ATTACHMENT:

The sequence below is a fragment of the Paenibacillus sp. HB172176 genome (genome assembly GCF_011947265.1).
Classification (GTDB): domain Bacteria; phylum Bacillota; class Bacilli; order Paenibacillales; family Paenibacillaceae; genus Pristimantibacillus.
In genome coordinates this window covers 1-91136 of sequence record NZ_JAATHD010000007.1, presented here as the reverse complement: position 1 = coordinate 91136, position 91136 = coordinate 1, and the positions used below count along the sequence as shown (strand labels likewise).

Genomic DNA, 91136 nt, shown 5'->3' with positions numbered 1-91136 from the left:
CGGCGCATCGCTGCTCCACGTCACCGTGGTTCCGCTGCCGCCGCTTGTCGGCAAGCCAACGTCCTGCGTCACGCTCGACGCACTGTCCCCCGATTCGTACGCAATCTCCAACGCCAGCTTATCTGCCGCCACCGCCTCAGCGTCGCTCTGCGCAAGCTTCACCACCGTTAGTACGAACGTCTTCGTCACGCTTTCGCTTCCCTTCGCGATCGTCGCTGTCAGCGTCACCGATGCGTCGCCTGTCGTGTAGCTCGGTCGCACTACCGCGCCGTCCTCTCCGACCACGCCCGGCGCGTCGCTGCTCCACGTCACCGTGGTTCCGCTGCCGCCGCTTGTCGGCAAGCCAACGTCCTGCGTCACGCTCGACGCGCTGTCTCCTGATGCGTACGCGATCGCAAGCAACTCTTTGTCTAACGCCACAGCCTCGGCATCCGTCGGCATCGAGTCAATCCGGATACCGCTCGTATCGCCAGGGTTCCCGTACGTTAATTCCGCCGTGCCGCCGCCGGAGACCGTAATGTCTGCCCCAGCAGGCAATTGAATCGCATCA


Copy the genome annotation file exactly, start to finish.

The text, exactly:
The sequence below is a fragment of the Paenibacillus sp. HB172176 genome (genome assembly GCF_011947265.1).
Classification (GTDB): domain Bacteria; phylum Bacillota; class Bacilli; order Paenibacillales; family Paenibacillaceae; genus Pristimantibacillus.
In genome coordinates this window covers 1-91136 of sequence record NZ_JAATHD010000007.1, presented here as the reverse complement: position 1 = coordinate 91136, position 91136 = coordinate 1, and the positions used below count along the sequence as shown (strand labels likewise).

Genomic DNA, 91136 nt, shown 5'->3' with positions numbered 1-91136 from the left:
CGGCGCATCGCTGCTCCACGTCACCGTGGTTCCGCTGCCGCCGCTTGTCGGCAAGCCAACGTCCTGCGTCACGCTCGACGCACTGTCCCCCGATTCGTACGCAATCTCCAACGCCAGCTTATCTGCCGCCACCGCCTCAGCGTCGCTCTGCGCAAGCTTCACCACCGTTAGTACGAACGTCTTCGTCACGCTTTCGCTTCCCTTCGCGATCGTCGCTGTCAGCGTCACCGATGCGTCGCCTGTCGTGTAGCTCGGTCGCACTACCGCGCCGTCCTCTCCGACCACGCCCGGCGCGTCGCTGCTCCACGTCACCGTGGTTCCGCTGCCGCCGCTTGTCGGCAAGCCAACGTCCTGCGTCACGCTCGACGCGCTGTCTCCTGATGCGTACGCGATCGCAAGCAACTCTTTGTCTAACGCCACAGCCTCGGCATCCGTCGGCATCGAGTCAATCCGGATACCGCTCGTATCGCCAGGGTTCCCGTACGTTAATTCCGCCGTGCCGCCGCCGGAGACCGTAATGTCTGCCCCAGCAGGCAATTGAATCGCATCA